Printed cards for measuring low-vision reading speed

Vision Res. 1995 Jul;35(13):1939-44. doi: 10.1016/0042-6989(94)00294-v.


There is a growing consensus that clinical evaluation of the real-world consequences of eye disease requires new performance-based tests. This is because Snellen acuity and other common clinical tests are often poor predictors of everyday function. Ahn and Legge [(1995) Vision Research, 35, 1931-1938] validated a computerized test of reading speed by showing that it provides an accurate prediction of low-vision reading performance with magnifiers. Here, we describe development of a printed-card version of the test suitable for clinical use. This printed-card test retains key design features of the validated computerized test, including the same set of sentences and display format. Data from 23 low-vision subjects showed that a very simple testing procedure using printed cards and a stop watch could be used effectively to estimate reading speed. Reading speed based on a single card was quite accurate (SD equal to about 18% of the mean) and showed no practice effects from one card to the next. Reading speeds obtained with printed cards correlated highly (r = 0.887) with those from computerized testing. We conclude that a simple test, using printed cards, can be used to obtain useful estimates of low-vision reading speed.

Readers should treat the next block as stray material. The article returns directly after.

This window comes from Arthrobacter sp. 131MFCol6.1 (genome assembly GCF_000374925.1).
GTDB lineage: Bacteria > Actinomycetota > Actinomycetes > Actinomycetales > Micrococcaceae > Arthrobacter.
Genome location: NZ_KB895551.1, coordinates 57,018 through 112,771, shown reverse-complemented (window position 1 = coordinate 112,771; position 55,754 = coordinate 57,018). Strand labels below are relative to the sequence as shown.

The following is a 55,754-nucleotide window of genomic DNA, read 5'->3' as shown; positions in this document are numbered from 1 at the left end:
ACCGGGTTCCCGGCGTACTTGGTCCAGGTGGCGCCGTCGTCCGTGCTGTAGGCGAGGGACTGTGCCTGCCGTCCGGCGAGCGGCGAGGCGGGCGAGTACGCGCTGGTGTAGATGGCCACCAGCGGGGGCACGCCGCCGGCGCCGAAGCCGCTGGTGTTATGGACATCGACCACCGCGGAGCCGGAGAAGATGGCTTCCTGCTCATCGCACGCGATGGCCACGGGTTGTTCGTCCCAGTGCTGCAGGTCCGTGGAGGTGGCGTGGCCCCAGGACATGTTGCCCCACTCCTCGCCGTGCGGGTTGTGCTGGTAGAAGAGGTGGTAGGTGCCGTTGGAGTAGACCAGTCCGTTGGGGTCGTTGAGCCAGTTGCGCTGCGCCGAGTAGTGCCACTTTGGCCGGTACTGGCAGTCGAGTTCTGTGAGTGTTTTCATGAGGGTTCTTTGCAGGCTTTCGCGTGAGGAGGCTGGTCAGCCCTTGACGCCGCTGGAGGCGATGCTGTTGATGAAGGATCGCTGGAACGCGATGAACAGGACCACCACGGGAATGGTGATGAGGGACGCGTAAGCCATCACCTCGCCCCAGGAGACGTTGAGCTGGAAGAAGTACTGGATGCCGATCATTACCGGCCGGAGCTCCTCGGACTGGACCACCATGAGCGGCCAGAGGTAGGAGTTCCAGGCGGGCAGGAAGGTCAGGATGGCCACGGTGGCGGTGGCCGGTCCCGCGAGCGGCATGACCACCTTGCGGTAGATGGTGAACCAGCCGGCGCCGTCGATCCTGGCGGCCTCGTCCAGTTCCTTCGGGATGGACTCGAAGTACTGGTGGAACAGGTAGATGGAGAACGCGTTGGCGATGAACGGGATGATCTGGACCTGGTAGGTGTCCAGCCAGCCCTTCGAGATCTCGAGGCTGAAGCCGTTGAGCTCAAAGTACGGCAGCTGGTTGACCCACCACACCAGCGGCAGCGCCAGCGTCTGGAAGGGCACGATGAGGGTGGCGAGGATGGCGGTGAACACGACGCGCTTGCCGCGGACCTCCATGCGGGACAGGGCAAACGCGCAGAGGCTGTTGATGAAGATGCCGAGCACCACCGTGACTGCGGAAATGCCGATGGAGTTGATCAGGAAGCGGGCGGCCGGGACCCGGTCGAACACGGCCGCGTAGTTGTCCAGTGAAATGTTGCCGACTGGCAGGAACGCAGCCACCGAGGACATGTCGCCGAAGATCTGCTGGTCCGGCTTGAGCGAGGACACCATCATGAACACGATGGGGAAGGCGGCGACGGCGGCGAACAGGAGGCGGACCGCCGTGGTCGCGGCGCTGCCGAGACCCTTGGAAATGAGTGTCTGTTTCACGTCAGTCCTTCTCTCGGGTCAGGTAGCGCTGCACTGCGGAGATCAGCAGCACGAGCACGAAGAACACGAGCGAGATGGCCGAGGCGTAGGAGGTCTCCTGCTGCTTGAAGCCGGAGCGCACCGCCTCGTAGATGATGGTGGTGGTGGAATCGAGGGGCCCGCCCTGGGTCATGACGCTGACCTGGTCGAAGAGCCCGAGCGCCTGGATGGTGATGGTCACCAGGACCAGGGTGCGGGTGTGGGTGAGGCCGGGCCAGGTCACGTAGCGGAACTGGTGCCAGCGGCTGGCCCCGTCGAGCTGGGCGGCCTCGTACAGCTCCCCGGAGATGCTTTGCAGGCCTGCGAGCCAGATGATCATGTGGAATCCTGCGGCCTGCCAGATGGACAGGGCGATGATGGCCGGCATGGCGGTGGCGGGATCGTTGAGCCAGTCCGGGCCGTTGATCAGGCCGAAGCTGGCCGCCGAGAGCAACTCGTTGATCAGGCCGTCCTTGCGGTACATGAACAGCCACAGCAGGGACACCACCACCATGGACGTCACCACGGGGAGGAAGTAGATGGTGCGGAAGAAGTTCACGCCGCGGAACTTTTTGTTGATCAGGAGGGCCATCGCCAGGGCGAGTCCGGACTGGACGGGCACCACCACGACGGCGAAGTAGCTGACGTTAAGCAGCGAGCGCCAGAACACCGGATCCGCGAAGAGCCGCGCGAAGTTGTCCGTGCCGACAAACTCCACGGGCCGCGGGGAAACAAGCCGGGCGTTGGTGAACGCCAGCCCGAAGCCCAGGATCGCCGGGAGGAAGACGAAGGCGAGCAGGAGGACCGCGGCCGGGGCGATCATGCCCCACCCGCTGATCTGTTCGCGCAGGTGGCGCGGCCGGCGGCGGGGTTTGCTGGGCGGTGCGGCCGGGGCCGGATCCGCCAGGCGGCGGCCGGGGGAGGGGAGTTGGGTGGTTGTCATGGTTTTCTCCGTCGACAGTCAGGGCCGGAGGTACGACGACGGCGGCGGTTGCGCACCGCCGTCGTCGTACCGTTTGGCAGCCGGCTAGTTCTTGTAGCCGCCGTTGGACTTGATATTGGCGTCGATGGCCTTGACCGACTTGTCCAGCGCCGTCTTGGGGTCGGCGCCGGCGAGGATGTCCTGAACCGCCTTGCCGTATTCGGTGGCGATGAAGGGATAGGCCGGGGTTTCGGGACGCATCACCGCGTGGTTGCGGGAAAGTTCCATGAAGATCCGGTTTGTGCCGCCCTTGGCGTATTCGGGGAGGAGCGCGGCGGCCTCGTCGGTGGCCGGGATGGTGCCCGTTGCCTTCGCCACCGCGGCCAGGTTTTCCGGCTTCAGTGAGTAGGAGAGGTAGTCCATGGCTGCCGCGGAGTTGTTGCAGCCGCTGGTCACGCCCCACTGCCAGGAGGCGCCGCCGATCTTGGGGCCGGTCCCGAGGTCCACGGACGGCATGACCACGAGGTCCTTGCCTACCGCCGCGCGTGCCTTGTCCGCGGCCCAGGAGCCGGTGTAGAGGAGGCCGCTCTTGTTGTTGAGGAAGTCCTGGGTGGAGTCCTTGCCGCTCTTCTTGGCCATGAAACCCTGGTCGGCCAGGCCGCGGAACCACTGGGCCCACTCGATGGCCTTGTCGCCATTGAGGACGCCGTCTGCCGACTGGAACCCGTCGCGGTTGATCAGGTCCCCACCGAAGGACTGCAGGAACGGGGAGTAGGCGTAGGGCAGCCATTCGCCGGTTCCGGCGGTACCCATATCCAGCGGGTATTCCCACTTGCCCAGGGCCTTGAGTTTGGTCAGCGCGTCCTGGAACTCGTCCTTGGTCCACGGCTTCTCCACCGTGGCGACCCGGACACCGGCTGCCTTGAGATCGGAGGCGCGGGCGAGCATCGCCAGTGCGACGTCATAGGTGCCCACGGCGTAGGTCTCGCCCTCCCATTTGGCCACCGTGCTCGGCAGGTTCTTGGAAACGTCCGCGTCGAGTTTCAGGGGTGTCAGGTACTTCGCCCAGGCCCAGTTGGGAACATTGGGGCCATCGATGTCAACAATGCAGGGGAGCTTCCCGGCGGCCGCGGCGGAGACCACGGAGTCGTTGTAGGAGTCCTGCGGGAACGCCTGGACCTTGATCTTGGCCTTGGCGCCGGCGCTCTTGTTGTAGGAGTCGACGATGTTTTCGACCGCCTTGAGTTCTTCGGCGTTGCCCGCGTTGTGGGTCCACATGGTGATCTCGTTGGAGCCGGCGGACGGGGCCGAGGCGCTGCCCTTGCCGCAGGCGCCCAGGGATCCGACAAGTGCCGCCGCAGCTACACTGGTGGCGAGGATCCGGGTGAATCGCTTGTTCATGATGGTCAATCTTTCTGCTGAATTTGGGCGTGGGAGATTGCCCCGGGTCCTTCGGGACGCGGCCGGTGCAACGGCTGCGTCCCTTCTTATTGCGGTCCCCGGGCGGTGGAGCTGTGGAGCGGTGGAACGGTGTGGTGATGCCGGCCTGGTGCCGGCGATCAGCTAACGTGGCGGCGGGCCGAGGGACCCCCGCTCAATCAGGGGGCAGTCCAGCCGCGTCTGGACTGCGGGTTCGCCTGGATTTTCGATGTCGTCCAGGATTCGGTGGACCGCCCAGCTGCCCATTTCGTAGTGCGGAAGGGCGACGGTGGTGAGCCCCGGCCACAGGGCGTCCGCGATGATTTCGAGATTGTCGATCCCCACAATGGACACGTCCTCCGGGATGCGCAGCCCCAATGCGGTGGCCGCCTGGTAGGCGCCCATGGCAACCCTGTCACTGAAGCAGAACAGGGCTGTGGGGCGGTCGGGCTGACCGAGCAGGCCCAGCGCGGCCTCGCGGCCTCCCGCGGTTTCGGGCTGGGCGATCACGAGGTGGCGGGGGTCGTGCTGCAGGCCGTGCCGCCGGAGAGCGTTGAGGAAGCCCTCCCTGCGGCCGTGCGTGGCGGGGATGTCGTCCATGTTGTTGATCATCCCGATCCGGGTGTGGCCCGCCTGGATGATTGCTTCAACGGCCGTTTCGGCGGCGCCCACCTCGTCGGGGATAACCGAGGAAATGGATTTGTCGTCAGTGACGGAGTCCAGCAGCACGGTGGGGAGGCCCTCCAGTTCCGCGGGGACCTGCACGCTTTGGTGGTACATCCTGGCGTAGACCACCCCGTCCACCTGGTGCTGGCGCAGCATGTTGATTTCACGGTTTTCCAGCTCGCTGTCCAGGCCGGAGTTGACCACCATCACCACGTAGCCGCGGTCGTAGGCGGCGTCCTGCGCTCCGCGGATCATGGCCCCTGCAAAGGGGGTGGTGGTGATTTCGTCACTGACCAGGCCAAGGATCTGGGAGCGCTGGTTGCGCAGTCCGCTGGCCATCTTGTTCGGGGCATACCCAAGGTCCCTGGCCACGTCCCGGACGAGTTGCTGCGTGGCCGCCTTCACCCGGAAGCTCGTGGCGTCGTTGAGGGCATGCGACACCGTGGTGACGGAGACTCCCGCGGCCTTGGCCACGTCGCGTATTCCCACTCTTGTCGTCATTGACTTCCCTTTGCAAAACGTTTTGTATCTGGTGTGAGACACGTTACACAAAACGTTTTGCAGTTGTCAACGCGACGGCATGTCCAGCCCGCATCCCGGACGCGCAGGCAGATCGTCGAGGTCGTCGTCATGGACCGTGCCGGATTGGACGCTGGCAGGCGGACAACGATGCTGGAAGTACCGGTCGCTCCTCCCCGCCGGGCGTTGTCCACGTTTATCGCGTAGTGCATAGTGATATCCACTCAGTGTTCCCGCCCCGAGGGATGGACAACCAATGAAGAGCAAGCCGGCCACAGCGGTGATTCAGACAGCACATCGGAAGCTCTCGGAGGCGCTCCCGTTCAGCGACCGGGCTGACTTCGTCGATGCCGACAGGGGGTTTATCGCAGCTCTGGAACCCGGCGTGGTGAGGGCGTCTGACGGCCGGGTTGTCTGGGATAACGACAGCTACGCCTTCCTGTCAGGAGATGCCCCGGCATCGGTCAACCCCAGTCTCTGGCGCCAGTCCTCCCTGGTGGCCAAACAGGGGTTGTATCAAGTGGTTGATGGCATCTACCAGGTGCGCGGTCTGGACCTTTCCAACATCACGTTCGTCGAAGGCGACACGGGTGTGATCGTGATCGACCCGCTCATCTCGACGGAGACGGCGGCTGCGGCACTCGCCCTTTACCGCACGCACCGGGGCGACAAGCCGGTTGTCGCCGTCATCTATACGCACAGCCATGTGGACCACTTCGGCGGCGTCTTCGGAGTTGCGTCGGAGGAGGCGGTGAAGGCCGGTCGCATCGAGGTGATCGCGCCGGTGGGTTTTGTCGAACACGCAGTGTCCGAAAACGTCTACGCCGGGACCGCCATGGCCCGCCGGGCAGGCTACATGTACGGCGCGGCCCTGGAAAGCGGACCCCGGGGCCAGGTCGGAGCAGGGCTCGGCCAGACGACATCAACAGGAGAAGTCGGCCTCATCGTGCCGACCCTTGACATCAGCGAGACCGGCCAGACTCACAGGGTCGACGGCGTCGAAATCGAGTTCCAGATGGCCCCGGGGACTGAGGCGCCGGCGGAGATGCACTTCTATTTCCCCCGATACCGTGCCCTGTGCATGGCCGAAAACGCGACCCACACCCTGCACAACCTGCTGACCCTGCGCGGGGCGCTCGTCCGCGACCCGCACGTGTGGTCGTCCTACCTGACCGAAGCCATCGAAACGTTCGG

Publication types

  • Research Support, U.S. Gov't, P.H.S.

MeSH terms

  • Adult
  • Aged
  • Female
  • Humans
  • Lenses
  • Male
  • Middle Aged
  • Predictive Value of Tests
  • Reading*
  • Time Factors
  • Vision Tests / methods*
  • Vision, Low / physiopathology*